Is It Wrong to Quit His Job To Join the Ski Patrol If His Kids Have to Pay For Their Own College?

As you are about to see, this one is interesting because it’s not 100% black and white although I think there’s definitely a right answer

So years and years of backstory here. Ex wife has BPD and life with her has been a continuous struggle. We are in the middle of a divorce because while she’s lied, stolen, abused, hit, etc… she never cheated. But she crossed that line and enough was enough. Divorce is bitter and ugly.

For financial reasons we had set kids college savings up with my wife as custodian. I implored kids to go to the brokerage companies to remove wife as a custodian now they were adults. The both blew me off and “yeah yeahed” me for almost a year. Ex cleaned out every penny of the accounts, probably to buy her new house. Instead of my kids even asking thier mom why, let alone taking legal action they both held their hands out to me and expected me to make up for it. Then getting mad at me when I said I had far too much on my plate to add another battle with thier mom, they had to handle it. Since there was no way to pay for school this semester, both have essentially become shut ins at home.

I’ve had it because niether shows an iota of interest in thier future. On a lark I called my college roommate who is head ski patrol at a small resort in NM. He said I’m hired. I talked to my partner and he’d gladly buy my half of the business. With the 50% id have to give my ex wife I could live modest and comfortably for the rest of my life. I could spend my summers hiking, my winters working and maybe just not spend 15 hours a day at a desk working for 3 people who just see me as a wallet.

Kids would be cut off. I wouldn’t be able to afford ANY help. They have avenues and legal recourse with thier mom, whether they take it is up to them. But they’d have to grow up and fast.

Would I be the asshole if I do this?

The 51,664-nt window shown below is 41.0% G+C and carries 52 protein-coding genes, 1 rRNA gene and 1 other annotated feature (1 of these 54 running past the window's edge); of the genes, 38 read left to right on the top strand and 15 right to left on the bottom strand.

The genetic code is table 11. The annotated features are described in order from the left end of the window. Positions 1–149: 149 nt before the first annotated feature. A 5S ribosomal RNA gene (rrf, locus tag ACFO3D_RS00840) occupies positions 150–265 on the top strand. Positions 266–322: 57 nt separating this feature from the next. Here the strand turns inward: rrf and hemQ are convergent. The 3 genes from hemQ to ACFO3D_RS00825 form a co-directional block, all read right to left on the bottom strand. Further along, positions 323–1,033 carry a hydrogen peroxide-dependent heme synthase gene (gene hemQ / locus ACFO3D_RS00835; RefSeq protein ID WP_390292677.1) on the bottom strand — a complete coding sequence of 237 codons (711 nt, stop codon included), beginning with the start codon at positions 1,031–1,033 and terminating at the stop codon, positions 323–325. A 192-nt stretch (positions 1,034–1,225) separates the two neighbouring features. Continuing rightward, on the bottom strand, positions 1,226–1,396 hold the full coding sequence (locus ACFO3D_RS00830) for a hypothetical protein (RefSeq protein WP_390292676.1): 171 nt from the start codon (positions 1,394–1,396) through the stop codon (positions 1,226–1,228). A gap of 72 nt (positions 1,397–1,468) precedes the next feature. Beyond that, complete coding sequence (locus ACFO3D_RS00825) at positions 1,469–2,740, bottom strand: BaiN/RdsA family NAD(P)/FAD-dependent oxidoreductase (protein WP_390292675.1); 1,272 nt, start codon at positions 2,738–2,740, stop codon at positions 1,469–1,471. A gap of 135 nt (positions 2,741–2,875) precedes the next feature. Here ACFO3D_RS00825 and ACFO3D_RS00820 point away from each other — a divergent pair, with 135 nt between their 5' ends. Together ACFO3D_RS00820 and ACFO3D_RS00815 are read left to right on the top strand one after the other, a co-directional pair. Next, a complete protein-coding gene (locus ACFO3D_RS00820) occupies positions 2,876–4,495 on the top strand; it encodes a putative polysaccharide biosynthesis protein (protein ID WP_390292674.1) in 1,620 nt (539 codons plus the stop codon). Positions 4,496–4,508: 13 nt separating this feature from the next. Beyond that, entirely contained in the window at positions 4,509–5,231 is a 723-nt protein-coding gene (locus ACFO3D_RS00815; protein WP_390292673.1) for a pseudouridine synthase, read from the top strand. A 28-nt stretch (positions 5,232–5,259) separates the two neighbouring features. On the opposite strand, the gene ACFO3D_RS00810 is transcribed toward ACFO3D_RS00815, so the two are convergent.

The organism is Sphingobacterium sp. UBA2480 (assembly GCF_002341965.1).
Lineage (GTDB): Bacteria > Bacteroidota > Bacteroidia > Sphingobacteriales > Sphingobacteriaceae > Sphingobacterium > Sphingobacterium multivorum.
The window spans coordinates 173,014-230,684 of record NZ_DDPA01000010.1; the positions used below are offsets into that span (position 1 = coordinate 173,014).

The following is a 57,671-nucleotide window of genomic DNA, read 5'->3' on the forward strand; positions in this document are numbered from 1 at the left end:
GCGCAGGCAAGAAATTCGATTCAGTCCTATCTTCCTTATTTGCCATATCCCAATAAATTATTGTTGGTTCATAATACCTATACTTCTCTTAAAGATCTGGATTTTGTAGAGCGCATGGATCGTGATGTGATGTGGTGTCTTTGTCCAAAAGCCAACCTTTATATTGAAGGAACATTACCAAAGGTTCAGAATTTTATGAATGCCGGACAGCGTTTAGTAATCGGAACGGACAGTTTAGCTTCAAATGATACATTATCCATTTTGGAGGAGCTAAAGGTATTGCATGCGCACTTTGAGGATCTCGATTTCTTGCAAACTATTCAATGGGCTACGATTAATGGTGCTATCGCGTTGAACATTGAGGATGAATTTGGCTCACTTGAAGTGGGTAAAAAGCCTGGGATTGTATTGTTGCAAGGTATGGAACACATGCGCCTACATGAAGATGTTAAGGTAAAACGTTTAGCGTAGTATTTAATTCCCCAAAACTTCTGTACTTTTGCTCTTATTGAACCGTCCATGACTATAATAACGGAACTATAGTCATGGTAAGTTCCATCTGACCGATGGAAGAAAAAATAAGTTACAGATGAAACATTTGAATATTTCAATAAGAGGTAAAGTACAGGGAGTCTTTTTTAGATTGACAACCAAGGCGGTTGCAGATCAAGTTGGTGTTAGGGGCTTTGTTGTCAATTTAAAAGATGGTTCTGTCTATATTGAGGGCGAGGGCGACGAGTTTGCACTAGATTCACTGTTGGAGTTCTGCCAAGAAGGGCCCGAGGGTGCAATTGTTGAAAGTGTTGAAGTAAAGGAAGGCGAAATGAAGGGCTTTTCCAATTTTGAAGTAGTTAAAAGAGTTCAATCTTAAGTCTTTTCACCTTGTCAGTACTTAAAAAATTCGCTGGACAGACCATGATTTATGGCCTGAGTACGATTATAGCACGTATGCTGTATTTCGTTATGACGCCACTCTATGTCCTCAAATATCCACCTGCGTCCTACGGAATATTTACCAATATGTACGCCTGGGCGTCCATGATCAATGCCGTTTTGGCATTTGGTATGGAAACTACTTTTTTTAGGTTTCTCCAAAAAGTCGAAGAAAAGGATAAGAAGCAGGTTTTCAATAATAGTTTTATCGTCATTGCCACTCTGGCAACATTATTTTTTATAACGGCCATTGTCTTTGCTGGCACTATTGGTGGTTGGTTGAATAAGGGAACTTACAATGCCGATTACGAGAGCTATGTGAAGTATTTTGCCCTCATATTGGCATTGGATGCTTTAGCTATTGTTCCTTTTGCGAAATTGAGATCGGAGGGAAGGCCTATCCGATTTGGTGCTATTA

The first thing to keep in mind is that if he suffered because his wife had borderline personality disorder, the kids undoubtedly suffered as well. That being said, despite their dad’s warnings, I’m sure they never thought their own mother would do something like this. Kids never do. Additionally, since mom was probably never all that responsible or together, they probably got used to coming to dad every time they had an issue. He writes that off as seeing him just “as a wallet,” but it’s a hell of a situation to be in for a 20-year-old. You’re going to school on your parents’ dime, but they’re getting divorced and your flaky mom stole your money. Just the idea of taking your own mother to court is probably traumatic and who knows if you can get your money back or if you’ll have a relationship with her after it’s over. The fact your once reliable workaholic dad has decided to go be a ski bum probably wouldn’t help much with your sense of stability. It has to be a devastating situation for the kids.

That being said, they’re adults and the dad did try to get them to protect their money. Now they’re in a bad spot because of their mom, not because of him. He certainly doesn’t have an obligation to stay at a job he doesn’t want to do anymore to pay the bills for his adult children. If he wants to ease off the gas pedal and take it easy, it is his life to live. Would he be wrong to do that? No. But, I tend to think that if he decides to stay at the helm for a few more years to help his kids through college, he probably wouldn’t regret it. The last thing any father ever wants to do is feel like he didn’t do all he could to help his kids succeed.

There is no true right or wrong answer here, but the only thing I would add is that 20 years from now if those kids don’t go back to college and end up floundering, how is dad going to feel? Maybe he’ll feel just fine. But, if he thinks there is a possibility that he will be looking back, wondering if he should have put off his ski bum/retirement years a little longer for the sake of his kids, he may want to go in a different direction.

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John Hawkins
John Hawkins created in 2001; built it up to a top 10,000 in the world website; created a corporation with more than 20 employees to support it; created a 3.5 million person Facebook page; became one of the most popular conservative columnists in America; was published everywhere from National Review to Human Events, to Townhall, to PJ Media, to the Daily Wire, to The Hill; wrote a book 101 Things All Young Adults Should Know that was at one point top 50 in the self-help section on Amazon; did hundreds of hours as a guest on radio shows, raised $611,000 in a GoFundMe for Brett Kavanaugh’s family and has been talked about everywhere from The New York Times to Buzzfeed, to the Washington Post, to Yahoo News, to the Rush Limbaugh Show, to USA Today. After seeing the unjust way that Brett Kavanaugh was treated during his hearings and how a lifetime worth of good work was put at risk by unprovable allegations, John Hawkins decided to create a men’s website. Welcome to Brass Pills!


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